Russian president Dmitry Medvedev has signed a wide-ranging healthcare reform bill that looks set to have considerable impact on the country's pharmaceutical sector.
The headline news from the bill for many Russians is the decision to legalise paid services in state-run medical facilities, which some see as undermining Russia's constitutional requirement to provide free healthcare services to its people.
More significant for the pharmaceutical sector however are provisions related to orphan drugs, interactions between pharmaceutical representatives and healthcare professionals and reimbursement of medicines, according to IHS Global Insight's European analyst Brendan Melck.
Measures in the bill designed to improve access to orphan drugs have been controversial, with speculation that some regions would not use funds allocated for orphan drug reimbursement for that purpose. There are also some concerns about the lack of specific detail in the proposals, according to Melck.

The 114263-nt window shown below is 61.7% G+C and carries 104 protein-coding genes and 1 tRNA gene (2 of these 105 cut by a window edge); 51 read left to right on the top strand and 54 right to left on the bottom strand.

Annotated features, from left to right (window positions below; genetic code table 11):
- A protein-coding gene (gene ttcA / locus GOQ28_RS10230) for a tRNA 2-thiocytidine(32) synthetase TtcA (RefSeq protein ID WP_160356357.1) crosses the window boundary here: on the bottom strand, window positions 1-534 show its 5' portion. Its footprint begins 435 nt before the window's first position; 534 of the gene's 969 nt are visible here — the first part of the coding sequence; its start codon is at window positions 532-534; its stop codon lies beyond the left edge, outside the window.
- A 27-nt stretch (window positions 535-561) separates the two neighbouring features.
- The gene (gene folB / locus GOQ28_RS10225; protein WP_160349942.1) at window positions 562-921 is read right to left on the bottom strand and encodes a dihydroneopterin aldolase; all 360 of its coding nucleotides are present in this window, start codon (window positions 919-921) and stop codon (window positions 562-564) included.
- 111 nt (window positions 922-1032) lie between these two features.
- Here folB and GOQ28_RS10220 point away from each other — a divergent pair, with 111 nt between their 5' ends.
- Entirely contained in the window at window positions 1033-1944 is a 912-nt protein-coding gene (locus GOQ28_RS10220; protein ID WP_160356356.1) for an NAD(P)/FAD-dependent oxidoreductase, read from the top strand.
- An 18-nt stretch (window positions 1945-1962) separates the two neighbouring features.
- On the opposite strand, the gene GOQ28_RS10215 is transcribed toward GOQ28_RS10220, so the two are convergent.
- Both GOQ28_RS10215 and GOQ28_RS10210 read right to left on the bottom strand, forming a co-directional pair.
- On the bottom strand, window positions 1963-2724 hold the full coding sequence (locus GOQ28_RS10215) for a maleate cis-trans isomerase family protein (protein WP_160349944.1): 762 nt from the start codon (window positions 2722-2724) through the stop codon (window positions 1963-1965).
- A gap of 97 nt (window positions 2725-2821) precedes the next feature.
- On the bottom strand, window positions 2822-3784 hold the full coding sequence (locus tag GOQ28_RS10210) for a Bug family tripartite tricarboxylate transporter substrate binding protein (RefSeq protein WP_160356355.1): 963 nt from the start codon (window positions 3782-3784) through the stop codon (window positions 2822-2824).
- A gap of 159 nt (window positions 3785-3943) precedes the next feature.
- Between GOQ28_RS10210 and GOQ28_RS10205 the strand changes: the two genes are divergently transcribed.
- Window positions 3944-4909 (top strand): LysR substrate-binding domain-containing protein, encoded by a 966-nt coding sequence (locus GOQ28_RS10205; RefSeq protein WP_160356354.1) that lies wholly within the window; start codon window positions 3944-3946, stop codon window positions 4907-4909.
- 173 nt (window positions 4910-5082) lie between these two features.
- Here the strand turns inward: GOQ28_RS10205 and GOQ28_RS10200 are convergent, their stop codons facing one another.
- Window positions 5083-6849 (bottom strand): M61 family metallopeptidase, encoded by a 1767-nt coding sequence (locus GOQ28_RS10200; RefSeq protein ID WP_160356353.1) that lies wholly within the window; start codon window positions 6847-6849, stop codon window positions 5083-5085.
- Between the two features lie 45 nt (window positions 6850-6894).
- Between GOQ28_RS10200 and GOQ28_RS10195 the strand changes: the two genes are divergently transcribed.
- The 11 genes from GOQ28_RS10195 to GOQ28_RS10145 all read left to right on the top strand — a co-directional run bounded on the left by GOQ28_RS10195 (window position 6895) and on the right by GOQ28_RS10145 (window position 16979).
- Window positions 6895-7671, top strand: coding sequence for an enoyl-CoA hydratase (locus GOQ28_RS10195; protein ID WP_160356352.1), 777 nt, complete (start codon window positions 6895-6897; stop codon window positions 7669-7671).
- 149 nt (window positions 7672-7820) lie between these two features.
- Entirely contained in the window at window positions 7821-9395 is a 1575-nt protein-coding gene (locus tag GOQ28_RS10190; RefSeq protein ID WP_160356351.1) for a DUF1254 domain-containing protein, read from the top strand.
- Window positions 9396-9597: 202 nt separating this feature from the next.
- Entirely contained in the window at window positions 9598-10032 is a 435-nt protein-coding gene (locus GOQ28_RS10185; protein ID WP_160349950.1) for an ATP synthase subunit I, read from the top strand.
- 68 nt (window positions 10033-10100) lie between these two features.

Meanwhile, a decision to allow access to medicines not included on the national reimbursement list in some cases - for example an intolerance to certain drugs - is "a positive development for both patients and the pharmaceutical industry, as it will mean that drugs not on the list will not be ostracised in the public healthcare system", said Melck.
Rules on the interactions between drug reps and healthcare professionals seem to have been watered down somewhat from earlier drafts, according to a Moscow Times report, which may be a positive for the pharmaceutical sector if it provides wider scope for promotional activities.
"It remains to be seen how the regulations will be implemented and enforced in practice," commented Melck.
The Moscow Times also reports that total spending on healthcare is set to rise from $17bn in 2010 to $45bn in 2015, citing a senior figure in Russia's Health and Social Development Ministry.
Russia's pharmaceutical market is already undergoing considerable evolution thanks to the implementation of the Pharma 2020 strategy - first introduced under former President Vladimir Putin - which is designed to encourage local production of drugs and reduce the country's reliance on imported medicines.
Under the plan, the government will help local producers to cover the costs of the R&D that is required to boost production of innovative pharmaceuticals, with the aim of increasing the share of local drug producers in the market to 25 per cent by 2012 and 50 per cent by 2020.